I’ve been thinking a lot about character lately, and it seems to me that I’ve arrived at a Great and Important Truth:
We love characters not for their virtues, but for their flaws.
Imagine if you will a light beaming down from heaven and illuminating the world around you, while simultaneously an angelic chorus lifts their voices in a melodic “Ahhh!” That’s about how I feel about this statement. It’s the thing that makes everything click for me.
It’s why I smile when Remington Steele does something shamelessly lazy, when Amelia Peabody blithely ignores anyone’s viewpoint but her own, or when Kelli Copur of The Office says something brainlessly ditzy and self-absorbed.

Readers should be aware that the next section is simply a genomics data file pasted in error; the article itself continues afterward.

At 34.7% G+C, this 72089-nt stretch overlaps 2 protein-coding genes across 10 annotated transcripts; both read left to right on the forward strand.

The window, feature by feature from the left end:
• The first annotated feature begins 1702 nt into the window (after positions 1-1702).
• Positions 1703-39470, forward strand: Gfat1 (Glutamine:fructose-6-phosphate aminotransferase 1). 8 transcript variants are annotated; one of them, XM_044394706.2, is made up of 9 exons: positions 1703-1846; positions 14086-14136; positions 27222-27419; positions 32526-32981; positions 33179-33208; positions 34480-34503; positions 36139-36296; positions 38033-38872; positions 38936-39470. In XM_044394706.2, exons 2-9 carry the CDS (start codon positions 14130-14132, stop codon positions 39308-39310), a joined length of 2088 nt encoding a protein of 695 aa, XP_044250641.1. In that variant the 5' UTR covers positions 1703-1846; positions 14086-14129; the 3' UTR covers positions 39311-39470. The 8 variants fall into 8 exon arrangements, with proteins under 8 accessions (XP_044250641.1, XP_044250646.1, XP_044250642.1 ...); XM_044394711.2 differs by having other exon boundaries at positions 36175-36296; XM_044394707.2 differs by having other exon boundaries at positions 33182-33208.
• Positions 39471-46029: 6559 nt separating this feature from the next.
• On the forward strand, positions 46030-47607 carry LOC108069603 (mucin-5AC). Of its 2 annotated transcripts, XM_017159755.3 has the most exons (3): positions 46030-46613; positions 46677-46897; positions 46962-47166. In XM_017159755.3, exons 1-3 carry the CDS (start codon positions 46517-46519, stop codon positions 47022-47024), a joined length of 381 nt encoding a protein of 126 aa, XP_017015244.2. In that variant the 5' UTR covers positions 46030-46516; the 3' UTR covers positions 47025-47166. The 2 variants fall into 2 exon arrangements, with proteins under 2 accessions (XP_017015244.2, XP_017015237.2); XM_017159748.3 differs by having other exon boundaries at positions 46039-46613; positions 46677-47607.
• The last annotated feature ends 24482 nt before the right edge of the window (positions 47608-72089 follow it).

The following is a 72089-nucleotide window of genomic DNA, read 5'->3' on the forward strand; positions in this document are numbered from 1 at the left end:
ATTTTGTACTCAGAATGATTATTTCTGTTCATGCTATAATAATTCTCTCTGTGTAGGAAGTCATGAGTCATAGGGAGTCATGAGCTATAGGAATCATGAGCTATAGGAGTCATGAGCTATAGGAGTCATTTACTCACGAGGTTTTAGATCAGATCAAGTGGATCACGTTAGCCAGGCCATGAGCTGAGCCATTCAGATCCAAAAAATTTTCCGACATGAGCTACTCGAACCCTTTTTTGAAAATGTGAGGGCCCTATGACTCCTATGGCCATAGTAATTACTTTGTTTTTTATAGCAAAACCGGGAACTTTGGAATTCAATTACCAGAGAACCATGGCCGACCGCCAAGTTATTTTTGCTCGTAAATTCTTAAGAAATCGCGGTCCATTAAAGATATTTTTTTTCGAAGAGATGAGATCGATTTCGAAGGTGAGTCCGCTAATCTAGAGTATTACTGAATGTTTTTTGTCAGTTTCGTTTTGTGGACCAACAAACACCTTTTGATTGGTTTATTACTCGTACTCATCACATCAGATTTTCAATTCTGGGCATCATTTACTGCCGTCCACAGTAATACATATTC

The next time you find yourself smiling about a character, in a book or on TV, ask yourself whether that character is being good — or being bad? I’m willing to bet it’ll be the latter a good 75% of the time.
This doesn’t mean that a character doesn’t need virtues, or that we don’t like those virtues when we see them. If flaws are what causes you to love the character, virtues are what make this love possible in the first place.
Or, if flaws are the chocolate in your triple layer fudge cake, virtues are the flour. Not wildly exciting, but boy would you miss it if it were absent.